PCR-corrected and uncorrected clinical and parasitological cure rates on day 28 using a Kaplan–Meier estimate of survival curve are shown in Table 5. The crude cumulate efficacy in the AL arm was 97.7% (95%CI: 94.6–100) in Farafangana and 94.3% (95%CI: 89.5–99.3) in Mananjary. By gender, in the AL arm, crude efficacy was 95.7% (95%CI: 89.9–100) in the female group and 100% in the male group in Farafangana, and 97.6% (95%CI: 93.1–100) and 91.1% (95%CI: 83.2–99.8), respectively in Mananjary. At day 1, two cases of early treatment failure were identified. Five (3 female and 2 male) cases of late failure were identified: 1 at day 21 and 4 at day 28. Three (2 males and 1 female) of the late treatment failures were reinfections at day 28 and two female patients was classified as recrudescence at day 21 and day 28. Both recrudescence cases were in the under-five years age group. After exclusion of reinfections, the corrected 28-day efficacy of AL was 96.5% (95% CI: 92.6–100) in Mananjary and 98.8% (95% CI: 96.6–100) in Farafangana. Overall, the efficacy of AL was estimated at 97.7% (95%CI: 95.4–100). There were no significant differences in age or gender between the two group (χ2 test, p = 0.1).
Efficacy of first-line antimalarial drugs at day 28, Madagascar 2018.
Efficacy of first-line antimalarial drugs at day 28 stratified by site, age and study arm, Madagascar 2018.
In the ASAQ arm, the uncorrected cumulate efficacy was 100% (95%CI: 95.9–100) in Mananjary and Farafangana. Overall, the efficacy of ASAQ was estimated at 100% (95%CI: 97.8–100). There were no significant differences in therapeutic response rates adjusted by region and age (Table 6).
At enrolment, in the AL arm the median (IIQ) parasite densities varied from 19,156 parasites/μL of blood (8787–31,725) in Mananjary to 24,404 parasites/μL of blood (8193–37,076) in Farafangana, and in the ASAQ arm the median (IIQ) parasite densities varied from 12,972 parasites/μL of blood (4835–40,033) in Mananjary to 16,945 parasites/μL of blood (7392–38,543) in Farafangana. Ten patients remained parasitemic on day 3: 0.6% (1/176) in the ASAQ arm and 5.1% (9/176) in the AL arm (Table 4). The gametocyte density decreased from day 1 and reached zero on day 28 for most patients in the ASAQ arm in Farafangana, and remained present but at low density for a few patients in Mananjary (Fig. 2). In the AL arm, the gametocyte density decreased and reached zero on day 14 in Farafangana and on day 21 in Mananjary (Fig. 3).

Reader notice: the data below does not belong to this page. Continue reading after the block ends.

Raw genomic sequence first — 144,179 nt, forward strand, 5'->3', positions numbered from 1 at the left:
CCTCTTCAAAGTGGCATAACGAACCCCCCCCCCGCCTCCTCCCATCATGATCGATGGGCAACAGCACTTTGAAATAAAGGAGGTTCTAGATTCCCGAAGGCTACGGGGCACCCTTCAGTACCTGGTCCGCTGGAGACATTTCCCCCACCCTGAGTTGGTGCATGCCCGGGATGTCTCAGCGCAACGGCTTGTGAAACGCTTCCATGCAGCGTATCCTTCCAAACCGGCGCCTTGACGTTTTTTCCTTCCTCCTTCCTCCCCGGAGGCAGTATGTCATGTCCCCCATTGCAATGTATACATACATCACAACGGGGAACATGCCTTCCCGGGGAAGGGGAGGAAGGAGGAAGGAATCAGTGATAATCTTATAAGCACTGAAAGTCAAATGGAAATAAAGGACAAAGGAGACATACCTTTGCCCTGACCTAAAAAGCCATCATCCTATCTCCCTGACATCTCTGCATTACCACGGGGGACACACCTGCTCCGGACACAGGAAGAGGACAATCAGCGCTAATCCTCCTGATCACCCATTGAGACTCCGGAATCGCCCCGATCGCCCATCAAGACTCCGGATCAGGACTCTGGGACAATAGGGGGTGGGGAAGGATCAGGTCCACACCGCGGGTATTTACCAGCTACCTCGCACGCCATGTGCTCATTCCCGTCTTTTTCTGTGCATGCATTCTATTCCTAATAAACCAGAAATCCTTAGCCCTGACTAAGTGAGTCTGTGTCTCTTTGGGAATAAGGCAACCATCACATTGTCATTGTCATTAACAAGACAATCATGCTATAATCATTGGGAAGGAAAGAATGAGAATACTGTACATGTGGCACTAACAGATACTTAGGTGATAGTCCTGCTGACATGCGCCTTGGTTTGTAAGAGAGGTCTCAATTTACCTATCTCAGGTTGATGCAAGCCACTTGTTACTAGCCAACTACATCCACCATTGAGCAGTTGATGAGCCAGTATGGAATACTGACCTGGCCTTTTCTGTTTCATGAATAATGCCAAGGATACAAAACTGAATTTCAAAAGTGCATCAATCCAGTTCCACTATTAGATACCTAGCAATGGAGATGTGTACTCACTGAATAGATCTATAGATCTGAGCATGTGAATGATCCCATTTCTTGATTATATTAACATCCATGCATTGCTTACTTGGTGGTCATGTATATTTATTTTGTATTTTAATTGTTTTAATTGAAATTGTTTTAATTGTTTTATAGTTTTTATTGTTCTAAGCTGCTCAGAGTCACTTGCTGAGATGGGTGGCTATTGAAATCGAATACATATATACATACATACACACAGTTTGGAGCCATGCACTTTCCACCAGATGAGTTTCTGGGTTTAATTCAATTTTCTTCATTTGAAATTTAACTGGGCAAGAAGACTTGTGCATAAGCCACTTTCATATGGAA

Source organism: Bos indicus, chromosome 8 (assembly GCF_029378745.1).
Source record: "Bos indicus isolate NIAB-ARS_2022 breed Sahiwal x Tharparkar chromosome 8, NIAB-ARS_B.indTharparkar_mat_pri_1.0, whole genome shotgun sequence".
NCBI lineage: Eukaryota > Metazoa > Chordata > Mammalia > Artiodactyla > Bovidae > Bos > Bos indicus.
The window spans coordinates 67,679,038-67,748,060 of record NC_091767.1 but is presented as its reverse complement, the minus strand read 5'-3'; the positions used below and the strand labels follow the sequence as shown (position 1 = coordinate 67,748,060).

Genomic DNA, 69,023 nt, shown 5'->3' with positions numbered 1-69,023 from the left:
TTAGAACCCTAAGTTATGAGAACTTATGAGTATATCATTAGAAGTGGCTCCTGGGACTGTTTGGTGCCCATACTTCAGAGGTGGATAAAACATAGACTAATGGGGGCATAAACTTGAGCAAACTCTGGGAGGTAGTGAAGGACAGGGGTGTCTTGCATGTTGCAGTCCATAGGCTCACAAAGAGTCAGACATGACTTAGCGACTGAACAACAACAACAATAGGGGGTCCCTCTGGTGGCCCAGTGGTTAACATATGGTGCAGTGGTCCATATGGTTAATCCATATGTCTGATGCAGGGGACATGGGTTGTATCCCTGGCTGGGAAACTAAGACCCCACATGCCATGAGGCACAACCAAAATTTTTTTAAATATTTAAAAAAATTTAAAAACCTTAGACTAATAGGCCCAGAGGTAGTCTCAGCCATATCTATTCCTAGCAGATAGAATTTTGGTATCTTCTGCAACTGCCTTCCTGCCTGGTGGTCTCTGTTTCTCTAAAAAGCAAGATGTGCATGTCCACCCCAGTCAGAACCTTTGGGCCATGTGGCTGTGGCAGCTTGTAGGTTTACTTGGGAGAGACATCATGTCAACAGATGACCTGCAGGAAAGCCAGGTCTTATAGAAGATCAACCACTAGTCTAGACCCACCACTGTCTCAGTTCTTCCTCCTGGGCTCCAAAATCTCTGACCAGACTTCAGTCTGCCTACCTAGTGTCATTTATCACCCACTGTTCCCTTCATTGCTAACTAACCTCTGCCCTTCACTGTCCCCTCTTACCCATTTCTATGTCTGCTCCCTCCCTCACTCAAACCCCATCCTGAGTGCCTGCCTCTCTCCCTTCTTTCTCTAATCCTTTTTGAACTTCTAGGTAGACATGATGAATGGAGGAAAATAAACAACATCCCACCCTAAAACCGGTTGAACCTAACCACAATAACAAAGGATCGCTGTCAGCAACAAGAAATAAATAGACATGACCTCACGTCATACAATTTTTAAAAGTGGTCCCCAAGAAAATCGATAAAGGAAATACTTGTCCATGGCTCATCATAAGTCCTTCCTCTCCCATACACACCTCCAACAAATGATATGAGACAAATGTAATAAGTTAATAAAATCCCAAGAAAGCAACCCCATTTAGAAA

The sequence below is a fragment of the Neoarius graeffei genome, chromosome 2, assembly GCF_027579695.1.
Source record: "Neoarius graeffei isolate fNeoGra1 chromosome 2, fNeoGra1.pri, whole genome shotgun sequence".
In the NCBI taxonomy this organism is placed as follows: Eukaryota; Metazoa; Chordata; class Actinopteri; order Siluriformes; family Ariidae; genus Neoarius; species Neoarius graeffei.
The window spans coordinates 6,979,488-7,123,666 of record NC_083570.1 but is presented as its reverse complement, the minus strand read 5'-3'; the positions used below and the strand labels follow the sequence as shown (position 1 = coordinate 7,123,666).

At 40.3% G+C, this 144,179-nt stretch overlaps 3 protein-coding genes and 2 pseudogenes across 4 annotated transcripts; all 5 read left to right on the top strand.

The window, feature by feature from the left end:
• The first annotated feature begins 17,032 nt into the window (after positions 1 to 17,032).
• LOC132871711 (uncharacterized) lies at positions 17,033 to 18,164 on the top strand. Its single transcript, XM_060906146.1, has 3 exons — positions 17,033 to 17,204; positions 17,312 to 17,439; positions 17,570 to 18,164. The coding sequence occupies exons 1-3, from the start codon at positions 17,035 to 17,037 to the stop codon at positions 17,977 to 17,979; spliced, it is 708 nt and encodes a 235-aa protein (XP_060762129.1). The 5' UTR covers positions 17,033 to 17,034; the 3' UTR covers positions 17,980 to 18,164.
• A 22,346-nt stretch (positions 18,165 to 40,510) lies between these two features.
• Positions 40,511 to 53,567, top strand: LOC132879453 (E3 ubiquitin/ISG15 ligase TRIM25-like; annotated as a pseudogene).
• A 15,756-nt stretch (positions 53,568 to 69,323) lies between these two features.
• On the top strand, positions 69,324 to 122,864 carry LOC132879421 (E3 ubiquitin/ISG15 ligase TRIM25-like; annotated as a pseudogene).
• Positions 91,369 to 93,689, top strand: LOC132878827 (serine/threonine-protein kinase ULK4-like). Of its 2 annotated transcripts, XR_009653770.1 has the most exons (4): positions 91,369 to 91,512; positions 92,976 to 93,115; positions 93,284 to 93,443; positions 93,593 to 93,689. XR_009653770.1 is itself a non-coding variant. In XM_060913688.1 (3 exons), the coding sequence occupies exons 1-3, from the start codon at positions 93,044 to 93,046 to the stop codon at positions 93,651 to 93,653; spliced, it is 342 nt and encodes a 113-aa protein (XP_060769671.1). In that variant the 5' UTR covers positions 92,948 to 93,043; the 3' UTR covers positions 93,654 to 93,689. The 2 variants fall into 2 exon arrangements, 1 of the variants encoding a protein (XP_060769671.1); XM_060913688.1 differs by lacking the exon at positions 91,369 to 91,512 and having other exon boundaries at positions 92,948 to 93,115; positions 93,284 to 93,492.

Parasite clearance, Madagascar 2018.
Gametocyte clearance in the ASAQ arm at both study sites, antimalarial therapeutic efficacy, Madagascar 2018.
Gametocyte clearance in the AL arm at both study sites, antimalarial therapeutic efficacy, Madagascar 2018.
Overall, 11.9% (42/352) patients who reached a study endpoint presented at least one emergent adverse event. Among these adverse events, 54.8% (23/42) were in the ASAQ arm and 45.2% (19/42) in the AL arm. In the ASAQ arm, the most frequently reported AEs included: cough 30.4% (7/23), abdominal pain 21.7% (5/23), vomiting 17.3% (4/23), headache 13.04% (3/23), edema 4.3% (1/23), sleep disorder 4.3% (1/23), eye trauma 4.3% (1/23) and anorexia 4.3% (1/23). In the AL arm, the most frequently reported AEs included: cough 31.5% (6/19), flu-like symptoms 21.05% (4/19), abdominal pain 10.5% (2/19), fever (10.5% (2/19), trauma 10.5% (2/19), vomiting 5.2% (1/19), headache 5.2% (1/19), adenopathy 5.2% (1/19), and anorexia 5.2% (1/19). Of all adverse events, two in the AL arm fulfilled the severity criteria. None of the adverse events were considered treatment-related by the investigators. No significant difference was observed between the two treatment groups in terms of presence of adverse events (χ 2 test, p = 0.3). Table 7 below summarizes the clinical characteristics of the patients included in the study between day 0 and day 7.